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Film London unveils animation strategy

ANNECY: Screen industries agency Film London has launched a strategy to help support the region’s animation sector, it was revealed at the Annecy International Animation Film Festival on Tuesday.

Julian Scott

The agency is hoping to bolster animation output and investment by working with the London region’s studios and producers to help the sector grow commercially and creatively.

Its strategy draws on a study of all London-based animation studios and producers in the third quarter of 2020, which sought to understand the shape of the sector in London ahead of and during the global pandemic.

The research identified six consistent areas of concern for the industry, surrounding tax credits; funding of production and IP development; training, skills and diversity; infrastructure; animation as a separate commercial sector; and celebration of London’s animation success.

Following this, Film London’s animation strategy will work to increase investment in the capital’s animation sector while continuing to work with the British Film Commission and Animation UK to promote the benefits of the UK animation tax credit and ensure it remains competitive in the coming years.

It will also work with studios on sustainability and the environmental impact of their work, while working on diversity and inclusion in animation.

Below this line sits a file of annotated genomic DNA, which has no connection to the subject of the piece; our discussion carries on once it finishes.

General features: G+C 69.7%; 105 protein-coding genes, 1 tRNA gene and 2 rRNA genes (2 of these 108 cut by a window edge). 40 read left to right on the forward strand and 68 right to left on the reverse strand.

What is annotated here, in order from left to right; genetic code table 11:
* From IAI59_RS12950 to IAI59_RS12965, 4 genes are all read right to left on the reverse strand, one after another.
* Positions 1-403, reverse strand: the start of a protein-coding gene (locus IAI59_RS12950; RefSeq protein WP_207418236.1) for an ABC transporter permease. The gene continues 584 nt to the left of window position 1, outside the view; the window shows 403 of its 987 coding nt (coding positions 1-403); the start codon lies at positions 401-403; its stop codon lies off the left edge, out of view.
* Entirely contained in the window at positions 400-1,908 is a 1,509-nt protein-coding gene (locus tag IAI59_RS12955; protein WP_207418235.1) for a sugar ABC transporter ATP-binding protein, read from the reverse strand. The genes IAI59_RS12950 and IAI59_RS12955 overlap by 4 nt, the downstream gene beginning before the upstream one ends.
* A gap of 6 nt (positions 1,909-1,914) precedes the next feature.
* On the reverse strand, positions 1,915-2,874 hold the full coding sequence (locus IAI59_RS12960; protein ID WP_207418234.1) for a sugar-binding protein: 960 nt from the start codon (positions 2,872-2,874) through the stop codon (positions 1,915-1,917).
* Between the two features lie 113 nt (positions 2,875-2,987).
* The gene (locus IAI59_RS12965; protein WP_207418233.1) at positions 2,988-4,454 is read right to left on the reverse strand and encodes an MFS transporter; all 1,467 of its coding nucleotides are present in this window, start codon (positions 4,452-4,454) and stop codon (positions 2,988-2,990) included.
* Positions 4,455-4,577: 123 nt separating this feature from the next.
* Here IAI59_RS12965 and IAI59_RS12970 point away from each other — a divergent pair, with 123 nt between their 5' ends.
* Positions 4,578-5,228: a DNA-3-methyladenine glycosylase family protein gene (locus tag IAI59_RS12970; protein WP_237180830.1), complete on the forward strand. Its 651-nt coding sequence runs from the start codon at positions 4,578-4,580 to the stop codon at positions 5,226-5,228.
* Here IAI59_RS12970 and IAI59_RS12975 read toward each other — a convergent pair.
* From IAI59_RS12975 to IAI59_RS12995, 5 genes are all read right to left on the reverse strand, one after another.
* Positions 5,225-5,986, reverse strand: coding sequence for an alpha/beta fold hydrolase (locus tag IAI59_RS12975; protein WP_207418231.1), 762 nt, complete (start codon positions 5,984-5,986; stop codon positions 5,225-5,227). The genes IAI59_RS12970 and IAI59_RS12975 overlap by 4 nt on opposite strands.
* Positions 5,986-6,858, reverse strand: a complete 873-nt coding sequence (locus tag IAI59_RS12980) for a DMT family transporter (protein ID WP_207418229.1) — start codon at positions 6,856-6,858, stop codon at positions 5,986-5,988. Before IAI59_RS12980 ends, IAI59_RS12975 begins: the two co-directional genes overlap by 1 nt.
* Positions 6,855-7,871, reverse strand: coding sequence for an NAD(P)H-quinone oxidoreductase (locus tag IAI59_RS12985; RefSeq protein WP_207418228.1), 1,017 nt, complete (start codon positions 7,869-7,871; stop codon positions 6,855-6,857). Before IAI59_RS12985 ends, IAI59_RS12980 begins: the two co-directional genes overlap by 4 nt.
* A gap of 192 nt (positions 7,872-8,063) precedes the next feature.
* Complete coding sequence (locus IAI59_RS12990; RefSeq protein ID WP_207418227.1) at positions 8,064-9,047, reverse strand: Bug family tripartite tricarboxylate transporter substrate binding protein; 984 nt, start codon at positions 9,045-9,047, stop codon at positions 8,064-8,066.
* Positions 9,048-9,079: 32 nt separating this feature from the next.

To help promote diversity and new talent, Film London has already launched Flamin Animations, a programme of commissions for four early-career black-identifying artist animators living in the UK.

It will also establish a biannual New Entrant IP session, allowing new talent, who are usually unable to access top-line studios and producers, to be introduced. A speed-dating model will be used where new talent will have a fixed time to pitch their ideas to several studios at once, with some key studios already signed up.

Adrian Wootton

Film London will additionally curate a programme of panels and seminars by leading animation talent to encourage school-age children from diverse backgrounds to explore career opportunities and inspire graduates to follow a career in animation. The agency will also continue to work in matching the needs and skills gaps within the industry with the higher education curriculum, working with the Greater London Authority and adult education organisations.

Julian Scott, consultant for animation and kids’ television at Film London, said at Annecy: “The pandemic was a bit of a catalyst to look at what we’ve been doing, what the studios need from us and how we can better use our resources, such as they are, to help support the studios and increase investment into them.

“Primarily, it’s all down to elevating London’s animation studios and perception around the world so we can compete creatively and financially with other key cities around the globe.”

Adrian Wootton, CEO of Film London and the British Film Commission, added in a statement: “Global demand for screen content, including animation, has never been greater. The UK has an absolutely golden opportunity – one which London is seizing – to ensure our capital and other regional animation hubs can harness this.

“We have world-leading animation creatives, producers and facilities in London. Our strategy is as much about supporting the next generation of talent to continue that, as it is about bringing in ever-increasing inward investment. We want London to remain at the very forefront of global animation for years to come.”

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